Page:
Inspiration Delivered to Your Inbox

In a “J’accuse” moment, the poet David Clewell once observed that many people write poetry…yet few seem to actually buy it. The same could be said of the nosey, noisy Internet. So many of us are blogging, posting, “liking” and commenting that I wonder who is actually reading any of it.

In the last few months, I’ve taken a stand. I’ve unsubscribed from the dozens of vendors and social media sites whose ubiquitous emails both distracted and overwhelmed.  As a result, I actually read the email messages I’ve chosen to keep.

Although I rarely add to these subscriptions, I’ve discovered a site that’s—dare I say it?—inspirational. It’s called Brain Pickings. It you subscribe they’ll send a weekly e-newsletter that contains fascinating information about artists, writers, and thinkers—whether from a previous century, or recent headlines. They also recommend books on topics ranging from creativity to science, history to psychology. The emails are free, but the site welcomes donations. I’ve included a link to a recent newsletter here:

Also, check out the site for yourself:

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Worth Reading

This past weekend, my friend John sent me a link to the essay I want to share with you now. It’s by Joe Queenan and it’s about reading…about physical books…about that secret and mysterious relationship between reader and text. It’s from the Wall Street Journal….and I promise: it’s worth your time.

Joe Queenan: My 6,128 Favorite Books –

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Marching Back Into The Sea

I’m dreading election season. It’s only August, but I’ve already had more than enough of the negative political ads, even as I know that there are more—many, many more—to come. The lack of decency and respect…the easy disregard for facts, both overwhelm and dishearten me. But then there are days, like today, when I find I can still be shocked—even frightened by a candidate.  I’m talking about Republican U.S. Senate nominee Todd Akin. During an interview on KTVI, the St. Louis Fox affiliate yesterday; Mr. Aiken was asked about his opposition to abortion rights, even in the case of rape.  His response, as reported in today’s St. Louis Post Dispatch:

“”First of all, from what I understand from doctors, (pregnancy) is really rare” in rape cases, Akin said. “If it’s a legitimate rape, the female body has ways to try to shut that whole thing down.” He added: “But let’s assume that maybe that didn’t work or something. I think there should be some punishment, but the punishment ought to be on the rapist and not attacking the child.”

Where to begin? With his poor grasp of anatomy and physiology? His disregard for the brutality and psychological trauma a woman endures during a rape…and the effects that continue—sometimes for years—afterward? Or his covert suggestion that women participate in these violations through his designation of “legitimate rape” as opposed to…. what? Added to the horror of the rape itself, Mr. Aiken would have a victim—assuming her body doesn’t “shut the whole thing down”— forced to carry the product of a rape to term. Chilling stuff. Even more so when I learned that Mr. Ryan (Mitt Romney’s running mate) was among some 200 Conservatives who also supported “legitimate rape” language in their anti-abortion efforts. Sounds a lot like 1950—or 1850 for that matter. Or is it more ominous still, with our species slowly marching back into the sea?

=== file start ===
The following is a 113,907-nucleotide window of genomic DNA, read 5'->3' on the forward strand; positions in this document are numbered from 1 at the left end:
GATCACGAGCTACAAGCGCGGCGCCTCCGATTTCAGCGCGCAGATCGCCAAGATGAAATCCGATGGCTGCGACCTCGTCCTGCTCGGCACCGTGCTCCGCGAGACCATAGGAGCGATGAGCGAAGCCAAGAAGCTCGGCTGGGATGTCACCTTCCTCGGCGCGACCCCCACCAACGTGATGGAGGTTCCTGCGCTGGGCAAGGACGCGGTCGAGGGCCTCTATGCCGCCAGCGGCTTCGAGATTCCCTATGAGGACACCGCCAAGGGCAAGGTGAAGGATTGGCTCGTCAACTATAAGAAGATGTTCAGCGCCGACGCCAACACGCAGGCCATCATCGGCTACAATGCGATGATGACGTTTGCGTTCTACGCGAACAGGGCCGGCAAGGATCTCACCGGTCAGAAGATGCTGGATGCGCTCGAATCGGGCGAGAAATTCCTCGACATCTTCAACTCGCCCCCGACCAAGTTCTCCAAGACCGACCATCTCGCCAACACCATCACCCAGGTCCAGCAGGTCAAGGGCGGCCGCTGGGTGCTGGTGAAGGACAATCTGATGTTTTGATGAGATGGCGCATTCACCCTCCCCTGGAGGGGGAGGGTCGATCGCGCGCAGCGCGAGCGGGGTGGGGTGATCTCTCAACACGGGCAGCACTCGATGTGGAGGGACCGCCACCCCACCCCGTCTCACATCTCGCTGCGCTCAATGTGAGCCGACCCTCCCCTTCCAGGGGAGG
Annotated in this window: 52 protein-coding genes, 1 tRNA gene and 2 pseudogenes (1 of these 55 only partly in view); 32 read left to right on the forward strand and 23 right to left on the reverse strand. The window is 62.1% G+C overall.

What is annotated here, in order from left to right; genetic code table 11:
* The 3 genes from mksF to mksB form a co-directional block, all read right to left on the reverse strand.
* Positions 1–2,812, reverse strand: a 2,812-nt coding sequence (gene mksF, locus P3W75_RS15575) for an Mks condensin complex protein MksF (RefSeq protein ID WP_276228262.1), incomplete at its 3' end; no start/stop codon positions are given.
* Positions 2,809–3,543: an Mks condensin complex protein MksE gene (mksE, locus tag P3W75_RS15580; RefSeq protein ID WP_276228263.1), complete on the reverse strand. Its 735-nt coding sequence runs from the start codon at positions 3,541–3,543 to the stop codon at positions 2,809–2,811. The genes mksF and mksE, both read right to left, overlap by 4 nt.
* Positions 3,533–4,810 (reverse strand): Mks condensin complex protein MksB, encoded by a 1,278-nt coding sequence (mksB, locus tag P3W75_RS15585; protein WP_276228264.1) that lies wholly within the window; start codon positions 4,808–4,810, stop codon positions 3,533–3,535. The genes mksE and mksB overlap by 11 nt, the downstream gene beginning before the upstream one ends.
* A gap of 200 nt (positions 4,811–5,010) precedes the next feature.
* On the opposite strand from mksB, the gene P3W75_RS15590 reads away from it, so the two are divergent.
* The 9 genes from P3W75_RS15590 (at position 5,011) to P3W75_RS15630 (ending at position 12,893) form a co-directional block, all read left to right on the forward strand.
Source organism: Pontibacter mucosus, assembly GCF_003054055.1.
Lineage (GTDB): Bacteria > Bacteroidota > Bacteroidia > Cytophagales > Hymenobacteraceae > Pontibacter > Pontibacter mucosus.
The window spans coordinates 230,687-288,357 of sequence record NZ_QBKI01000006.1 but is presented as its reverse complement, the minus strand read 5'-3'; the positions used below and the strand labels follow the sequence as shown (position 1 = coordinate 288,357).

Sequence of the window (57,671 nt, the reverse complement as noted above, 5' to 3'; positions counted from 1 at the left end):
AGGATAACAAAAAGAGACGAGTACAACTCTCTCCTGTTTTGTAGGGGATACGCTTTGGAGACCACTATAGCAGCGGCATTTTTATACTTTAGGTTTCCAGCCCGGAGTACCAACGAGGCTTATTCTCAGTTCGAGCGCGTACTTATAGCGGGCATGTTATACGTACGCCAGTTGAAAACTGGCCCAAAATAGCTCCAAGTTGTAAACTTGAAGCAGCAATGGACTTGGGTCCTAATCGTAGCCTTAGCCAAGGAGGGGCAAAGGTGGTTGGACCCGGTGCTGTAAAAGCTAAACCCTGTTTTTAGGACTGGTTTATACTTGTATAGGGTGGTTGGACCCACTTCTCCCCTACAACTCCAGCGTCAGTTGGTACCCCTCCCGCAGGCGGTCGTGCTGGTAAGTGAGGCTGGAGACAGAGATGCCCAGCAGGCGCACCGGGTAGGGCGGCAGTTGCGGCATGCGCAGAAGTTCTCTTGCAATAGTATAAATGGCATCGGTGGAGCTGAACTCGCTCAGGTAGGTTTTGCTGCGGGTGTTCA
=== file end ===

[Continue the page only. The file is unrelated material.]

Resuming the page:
You can read an online version of the Post-Dispatch article below.

“Akin says ‘legitimate’ rape won’t cause pregnancy – Stltoday”

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Cry Out In Anguish

So many millions of words have been spoken about the need for gun control, for the end to violent movies and games, or for censoring songs that degrade the other, or call for mayhem. The debate will likely surge in the aftermath of the Aurora, Colorado shootings. The opposition will claim inalienable first and second amendment rights guaranteed by our Constitution. But like selective readers of the Bible who cite passages to promote their own agendas, these people conveniently forget that LIFE is the first guarantee of our Declaration of Independence.

Our nation spends hundreds of millions of dollars each year to watch adrenalin-pumped car chases, shoot-outs against dramatic lighting or slo-mo special effects, choreographed to surging music. We celebrate cryptic, testosterone-laden exchanges. We glorify the torture and the guns and our ability to shock and awe, insisting: ‘This is strength. This is prowess. This is what victory looks like.’

Well, America…. Here is the other side of what we glorify: A desperate father searching for his son in the aftermath of the Aurora shooting. Hours later, Mr. Sullivan would learn that his 27-year-old son, Alex, was among the dead.

This is what anguish looks like.

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The Writer Exits

Is there any connection between the creative imagination and depression? Suicide? What prompts an artist to decide that death is the answer?  July 2, 2012 marks 51 years since the Nobel Laureate Ernest Hemingway shot himself to death. In 1984, Richard Brautigan also ended his life with a gunshot. Iris Chang died of a self-inflicted gunshot wound in 2004. Hunter S. Thompson put a bullet through his brain in 2005. In 1941, Virginia Woolf drowned herself in a nearby river. In 1972, the poet John Berryman killed himself by jumping from a bridge. Spalding Gray and Hart Crane also chose watery ends. Many opt for medication: Swedish poet and novelist Karin Boye, Jack London, and Carolyn Heilbrun. Charlotte Perkins Gilman took an overdose of chloroform. David Foster Wallace hung himself. John Kennedy Toole died of carbon monoxide poisoning… as did Sylvia Plath and Anne Sexton. In 1991, Jerzy Kosinski killed himself by placing a plastic bag over his head. Michael Dorris also died of self-inflicted asphyxiation. Primo Levi threw himself down a stairway. Yukio Mishima ended his life in 1970 by committing seppuku. The list of writer suicides is long. The reasons for these exits are as varied as the means the writers chose. Some left suicide notes. Others may have left clues in their writing, or in conversations with family and friends.

Whatever these writers believed they were leaving— or heading toward— may never be known. But for some insight on depression, I recommend an article by the psychiatrist Michael Brog. You can download the pdf at this link:




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Thank you, Terry Gross!

A few weeks ago, I heard an interview on NPR’s Fresh Air between Terry Gross and the poet Marie Howe. I’d never heard of Howe…but the poems she read on the air were riveting. I was equally captivated by the interview itself: Howe spoke about her late brother with a tone all weary insight and wise love. I knew I wanted to read her work. But then again, we’re talking about poetry in 21st century America. None of the indie bookstores in my area carried Howe. The same was true of Barnes and Noble. I came up empty at my public library and a local university library as well.